a relatable, humanizing champion

One of the things I’ve been talking about on twitter since the Bruce Jenner interview everyone is talking about, is some of the reactions I’m seeing from the trans community. Particularly, white trans women. On seeing my third story that essentially calls Jenner the relatable/human/champion the community needs, I feel like the time has come for a proper blog post about this. Because, well, white trans women are white women and white women have a really long history of silencing, exploiting, coopting, erasing, etc women of colour. White trans women are no different from this.

In another sense, this is going to be a post about celebrity, fame, and (hyper)visibility.

The first story I read was “Jenner Humanizes transgender cause”. This wasn’t written by a white trans woman, but one is attributed as saying “Jenner’s openness humanizes the issue” (the ‘issue’ being trans/gender).

The second story I read is by a white settler in new zealand who wrote an article called “we need a champion for transgender acceptance”. She writes:

Despite all the hype, Bruce Jenner has started the transgender community on the road to acceptance.

It has been going on for a considerable time with the stories of Janet Mock, Laverne Cox, Geena Rocero and so many others, but we have needed a ‘champion’.

The third story, on the surface, appears much better since it mentions the reality of everyday trans people, also written by a white trans woman. She writes:

Life isn’t as bad for all of us as it has been for Ms. Diamond1, but it’s bad enough, for enough of us, that to call Jenner brave is like praising my cat for all her hard work in curling up on a warm cushion and sleeping all day. It’s not right that we’re so taken with him, so impressed, when so many others are forgotten or maligned or thrown away to die.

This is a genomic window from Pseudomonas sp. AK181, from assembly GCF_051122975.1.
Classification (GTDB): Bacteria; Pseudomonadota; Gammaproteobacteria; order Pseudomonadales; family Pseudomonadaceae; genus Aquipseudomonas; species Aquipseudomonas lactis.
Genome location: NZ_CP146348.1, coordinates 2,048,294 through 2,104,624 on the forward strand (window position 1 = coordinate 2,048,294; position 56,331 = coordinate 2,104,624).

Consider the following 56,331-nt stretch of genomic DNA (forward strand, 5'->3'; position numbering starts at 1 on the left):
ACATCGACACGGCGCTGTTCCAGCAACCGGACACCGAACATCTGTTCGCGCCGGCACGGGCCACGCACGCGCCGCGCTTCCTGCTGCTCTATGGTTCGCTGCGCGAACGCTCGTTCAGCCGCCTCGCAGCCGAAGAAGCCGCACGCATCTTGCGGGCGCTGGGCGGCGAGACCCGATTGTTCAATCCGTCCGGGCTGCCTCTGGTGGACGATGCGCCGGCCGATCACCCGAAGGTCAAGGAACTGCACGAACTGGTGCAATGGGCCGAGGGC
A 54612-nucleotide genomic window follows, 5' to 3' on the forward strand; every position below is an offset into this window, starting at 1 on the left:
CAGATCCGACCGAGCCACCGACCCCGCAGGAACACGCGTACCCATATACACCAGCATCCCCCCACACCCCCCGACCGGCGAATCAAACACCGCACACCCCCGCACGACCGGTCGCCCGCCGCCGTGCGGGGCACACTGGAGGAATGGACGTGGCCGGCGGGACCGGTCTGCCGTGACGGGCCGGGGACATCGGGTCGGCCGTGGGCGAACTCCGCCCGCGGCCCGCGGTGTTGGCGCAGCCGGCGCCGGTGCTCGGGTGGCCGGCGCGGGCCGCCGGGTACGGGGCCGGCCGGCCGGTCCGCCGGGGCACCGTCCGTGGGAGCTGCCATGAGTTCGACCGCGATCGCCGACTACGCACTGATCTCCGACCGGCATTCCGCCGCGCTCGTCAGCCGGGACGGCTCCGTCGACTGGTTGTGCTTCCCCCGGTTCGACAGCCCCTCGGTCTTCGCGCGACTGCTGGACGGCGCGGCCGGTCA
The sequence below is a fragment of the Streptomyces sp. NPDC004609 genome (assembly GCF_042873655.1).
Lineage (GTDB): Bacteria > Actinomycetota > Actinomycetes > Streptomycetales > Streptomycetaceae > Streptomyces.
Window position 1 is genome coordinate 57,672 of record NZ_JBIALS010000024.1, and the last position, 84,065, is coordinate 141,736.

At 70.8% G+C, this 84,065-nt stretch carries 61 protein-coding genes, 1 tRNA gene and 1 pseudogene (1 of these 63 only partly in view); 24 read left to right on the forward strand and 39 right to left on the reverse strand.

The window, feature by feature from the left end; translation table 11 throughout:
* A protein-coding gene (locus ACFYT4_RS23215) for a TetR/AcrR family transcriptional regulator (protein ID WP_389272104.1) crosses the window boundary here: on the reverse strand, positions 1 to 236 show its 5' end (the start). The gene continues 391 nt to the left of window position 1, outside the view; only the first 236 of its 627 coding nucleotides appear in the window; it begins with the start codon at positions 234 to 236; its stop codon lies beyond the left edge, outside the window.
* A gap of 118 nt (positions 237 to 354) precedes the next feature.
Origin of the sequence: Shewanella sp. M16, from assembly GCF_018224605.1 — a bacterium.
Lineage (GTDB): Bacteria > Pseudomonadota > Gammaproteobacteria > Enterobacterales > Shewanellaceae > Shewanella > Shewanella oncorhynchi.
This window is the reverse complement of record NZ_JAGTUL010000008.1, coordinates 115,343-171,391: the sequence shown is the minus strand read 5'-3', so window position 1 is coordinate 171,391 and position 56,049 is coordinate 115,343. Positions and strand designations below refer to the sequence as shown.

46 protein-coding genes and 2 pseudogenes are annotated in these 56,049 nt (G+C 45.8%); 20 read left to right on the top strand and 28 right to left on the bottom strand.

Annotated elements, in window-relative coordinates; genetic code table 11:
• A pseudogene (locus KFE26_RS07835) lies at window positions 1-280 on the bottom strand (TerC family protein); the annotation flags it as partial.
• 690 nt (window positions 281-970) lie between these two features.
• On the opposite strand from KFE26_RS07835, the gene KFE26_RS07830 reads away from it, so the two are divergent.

And yet, that’s exactly why Bruce matters so much. Yes, of course the public should care more about transgender people who aren’t white or famous or rich. But they don’t. That’s human nature. We sympathize better with others we perceive as being like us. For the white, middle-class majority, that’s someone like Bruce Jenner.

I hope that people are beginning to notice a pattern, here. During the same period as Jenner’s interview, Laverne Cox became the first trans woman to win an Emmy, for her documentary on trans youth. Big deal. Janet Mock also just got interviewed by Oprah. Again, a big deal. Ms. Cox was probably the most ‘famous’ trans woman before Jenner came out… but both her and Ms. Mock have been, as the second story notes, trailblazing for trans people for years now. Importantly, as I noted on twitter yesterday, they’ve done a great deal to educate the mainstream media on how to respectfully interview trans women.

In many ways, their work and selves create the ‘road to acceptance’ that Diane Sparks attributes to Jenner’s coming out.

All of this is deeply important for how the white trans community has been reacting to the interview. These three stories build a fairly clear picture that white trans people have been waiting for any given white trans person to overshadow Ms. Cox, especially.

Now, as I’ve also been saying, this isn’t about Jenner specifically. Part of the problem I have with how the (white) trans community is responding to this is that Jenner is being lauded as a hero, despite not have had the time or opportunity to actually shows us what kind of trans advocate/activist he is planning to be (or if he is planning to do any advocacy at all). We just don’t know. All we know is that he is a white, wealthy, republican trans woman who just came out. That’s it.

And, yet, it is Jenner who is the ‘champion’ who got ‘us’ started on the road to acceptance. He is the person who humanizes trans/gender. He is who the ‘public’ can relate to. This speaks to the general systemic issue that many Black women have to navigate. Jenner literally does nothing but be himself and already is more accomplished and praised than Ms. Mock and Ms. Cox. Their years of advocacy and work? Secondary to Jenner’s mere existence.